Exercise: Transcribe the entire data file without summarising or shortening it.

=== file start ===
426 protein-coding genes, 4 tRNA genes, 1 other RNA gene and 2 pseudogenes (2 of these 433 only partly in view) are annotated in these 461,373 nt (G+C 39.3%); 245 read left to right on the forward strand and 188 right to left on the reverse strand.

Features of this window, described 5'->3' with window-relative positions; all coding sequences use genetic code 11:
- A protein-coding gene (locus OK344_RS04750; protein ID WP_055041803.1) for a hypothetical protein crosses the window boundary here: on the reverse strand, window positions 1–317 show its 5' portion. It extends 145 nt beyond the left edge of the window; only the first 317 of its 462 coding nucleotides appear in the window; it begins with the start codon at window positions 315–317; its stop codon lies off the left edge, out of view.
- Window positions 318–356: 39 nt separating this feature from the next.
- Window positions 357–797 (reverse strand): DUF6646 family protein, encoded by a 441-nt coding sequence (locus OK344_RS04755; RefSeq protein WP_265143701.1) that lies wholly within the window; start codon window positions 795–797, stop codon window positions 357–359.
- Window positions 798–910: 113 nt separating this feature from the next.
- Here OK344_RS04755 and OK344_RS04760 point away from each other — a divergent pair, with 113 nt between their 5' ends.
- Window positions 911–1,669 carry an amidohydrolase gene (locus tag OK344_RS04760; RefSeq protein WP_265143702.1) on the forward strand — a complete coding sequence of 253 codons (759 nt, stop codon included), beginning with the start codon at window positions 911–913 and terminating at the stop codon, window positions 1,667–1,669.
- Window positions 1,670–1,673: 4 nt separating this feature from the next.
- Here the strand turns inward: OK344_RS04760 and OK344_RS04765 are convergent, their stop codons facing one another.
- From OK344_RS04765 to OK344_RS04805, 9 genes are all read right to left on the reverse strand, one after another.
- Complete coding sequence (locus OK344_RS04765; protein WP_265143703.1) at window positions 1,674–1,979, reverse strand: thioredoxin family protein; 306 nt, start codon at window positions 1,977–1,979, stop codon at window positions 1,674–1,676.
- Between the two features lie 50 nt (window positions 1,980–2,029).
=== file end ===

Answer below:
426 protein-coding genes, 4 tRNA genes, 1 other RNA gene and 2 pseudogenes (2 of these 433 only partly in view) are annotated in these 461,373 nt (G+C 39.3%); 245 read left to right on the forward strand and 188 right to left on the reverse strand.

Features of this window, described 5'->3' with window-relative positions; all coding sequences use genetic code 11:
- A protein-coding gene (locus OK344_RS04750; protein ID WP_055041803.1) for a hypothetical protein crosses the window boundary here: on the reverse strand, window positions 1–317 show its 5' portion. It extends 145 nt beyond the left edge of the window; only the first 317 of its 462 coding nucleotides appear in the window; it begins with the start codon at window positions 315–317; its stop codon lies off the left edge, out of view.
- Window positions 318–356: 39 nt separating this feature from the next.
- Window positions 357–797 (reverse strand): DUF6646 family protein, encoded by a 441-nt coding sequence (locus OK344_RS04755; RefSeq protein WP_265143701.1) that lies wholly within the window; start codon window positions 795–797, stop codon window positions 357–359.
- Window positions 798–910: 113 nt separating this feature from the next.
- Here OK344_RS04755 and OK344_RS04760 point away from each other — a divergent pair, with 113 nt between their 5' ends.
- Window positions 911–1,669 carry an amidohydrolase gene (locus tag OK344_RS04760; RefSeq protein WP_265143702.1) on the forward strand — a complete coding sequence of 253 codons (759 nt, stop codon included), beginning with the start codon at window positions 911–913 and terminating at the stop codon, window positions 1,667–1,669.
- Window positions 1,670–1,673: 4 nt separating this feature from the next.
- Here the strand turns inward: OK344_RS04760 and OK344_RS04765 are convergent, their stop codons facing one another.
- From OK344_RS04765 to OK344_RS04805, 9 genes are all read right to left on the reverse strand, one after another.
- Complete coding sequence (locus OK344_RS04765; protein WP_265143703.1) at window positions 1,674–1,979, reverse strand: thioredoxin family protein; 306 nt, start codon at window positions 1,977–1,979, stop codon at window positions 1,674–1,676.
- Between the two features lie 50 nt (window positions 1,980–2,029).